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Suppose you want an estimator for a parameter theta. What happens when two different values for theta yield the same likelihood? (I mean there are two equally likely values for theta that are more likely than every other.) Which is selected?

Would a Bayesian procedure yield a posterior distribution for theta that has two peaks?

Is there any example of such situation?

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If two values of the parameter of interest have the same likelihood then it means that those values of theta are equally well supported by the data, according to the statistical model. It does not mean that those values are equally believable or that an inferential decision has to treat them the same.

Any Bayesian prior that gave more weight to one of the values than the other would give a posterior that renders one of the values more probable than the other.

You have not indicated the form of the likelihood function, or the nature of theta. It is possible for a likelihood function to be bimodal, but not every statistical model allows more than one peak and simple models involving the normal distribution will generally yield a bell-shaped likelihood function with a single mode. If theta is discrete then it is possible for two adjacent values to have the same likelihood even when the function has a single peak.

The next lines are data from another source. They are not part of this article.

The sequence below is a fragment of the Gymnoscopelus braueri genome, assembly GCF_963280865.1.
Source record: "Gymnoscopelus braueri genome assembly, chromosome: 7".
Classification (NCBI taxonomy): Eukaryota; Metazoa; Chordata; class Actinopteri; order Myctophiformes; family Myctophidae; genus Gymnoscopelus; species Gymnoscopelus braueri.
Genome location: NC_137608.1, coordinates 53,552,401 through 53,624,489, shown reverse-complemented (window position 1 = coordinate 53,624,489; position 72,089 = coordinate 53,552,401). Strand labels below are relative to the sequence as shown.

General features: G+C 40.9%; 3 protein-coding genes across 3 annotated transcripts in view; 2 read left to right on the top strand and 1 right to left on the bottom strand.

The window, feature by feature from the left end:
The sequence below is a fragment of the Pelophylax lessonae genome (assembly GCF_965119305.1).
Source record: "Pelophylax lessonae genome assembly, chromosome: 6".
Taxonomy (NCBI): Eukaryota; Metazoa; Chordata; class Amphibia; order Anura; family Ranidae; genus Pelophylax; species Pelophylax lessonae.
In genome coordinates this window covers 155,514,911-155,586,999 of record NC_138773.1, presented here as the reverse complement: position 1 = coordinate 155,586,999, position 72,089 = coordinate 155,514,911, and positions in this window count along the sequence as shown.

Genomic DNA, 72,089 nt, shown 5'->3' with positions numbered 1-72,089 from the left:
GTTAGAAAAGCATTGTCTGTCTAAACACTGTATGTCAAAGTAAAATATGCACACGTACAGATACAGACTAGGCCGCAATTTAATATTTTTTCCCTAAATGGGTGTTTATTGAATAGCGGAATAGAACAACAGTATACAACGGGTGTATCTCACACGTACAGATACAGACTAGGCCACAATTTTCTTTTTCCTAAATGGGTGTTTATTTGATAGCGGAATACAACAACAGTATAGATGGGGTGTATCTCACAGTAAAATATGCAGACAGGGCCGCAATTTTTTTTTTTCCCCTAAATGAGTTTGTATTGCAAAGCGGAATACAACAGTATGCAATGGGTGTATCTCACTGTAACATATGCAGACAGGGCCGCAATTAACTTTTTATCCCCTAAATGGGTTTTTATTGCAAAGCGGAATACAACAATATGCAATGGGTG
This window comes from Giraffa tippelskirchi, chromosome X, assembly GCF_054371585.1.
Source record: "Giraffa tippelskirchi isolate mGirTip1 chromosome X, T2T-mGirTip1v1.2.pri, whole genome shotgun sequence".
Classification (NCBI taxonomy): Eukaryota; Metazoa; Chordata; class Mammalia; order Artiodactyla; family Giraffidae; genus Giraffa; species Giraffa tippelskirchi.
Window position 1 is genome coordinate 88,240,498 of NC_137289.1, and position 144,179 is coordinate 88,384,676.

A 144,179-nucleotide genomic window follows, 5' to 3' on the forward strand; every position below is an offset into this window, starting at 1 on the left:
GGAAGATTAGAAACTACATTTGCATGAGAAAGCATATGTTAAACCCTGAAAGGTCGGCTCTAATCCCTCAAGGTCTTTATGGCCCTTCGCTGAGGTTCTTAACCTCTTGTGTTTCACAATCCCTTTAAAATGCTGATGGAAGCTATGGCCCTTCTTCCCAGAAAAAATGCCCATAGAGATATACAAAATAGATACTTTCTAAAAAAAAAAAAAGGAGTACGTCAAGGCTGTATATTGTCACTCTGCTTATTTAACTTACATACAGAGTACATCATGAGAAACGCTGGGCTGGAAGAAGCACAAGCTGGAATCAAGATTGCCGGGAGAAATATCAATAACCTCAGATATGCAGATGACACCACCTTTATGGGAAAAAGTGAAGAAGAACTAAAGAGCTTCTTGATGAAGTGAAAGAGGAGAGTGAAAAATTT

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The definition of non-identifiability is when multiple values of $\theta$ yield the same likelihood value. A scenario where this occurs is when there is exact collinearity, e.g. ${\rm cor}(X_1, X_2) = 1$ and

$$ Y = \beta_0 + \beta_1 X_1 + \beta_2 X_2 + \varepsilon, \ \ \ \ \ \ \ \ \ \varepsilon \sim N(0, \sigma^2) $$

Under that model, $\beta_1$ and $\beta_2$ are not uniquely identified (although $\beta_1 + \beta_2$ is); this means, for example, $\hat \beta_1 = 1, \hat \beta_2 = 1$ is not distinguishable from $\hat \beta_1 = 2, \hat \beta_2 = 0$ (i.e. those two parameter values would generate identical likelihood values).

(Note: in that case the fitting software typically would flag the solution as non-identified and therefore would drop one of the variables automatically)

The other poster is correct that using a prior (or a likelihood penalty in regularized frequentist estimation) can often help to resolve stuff like this. That's one reason why ridge regression is used to combat the instability generated by collinearity.

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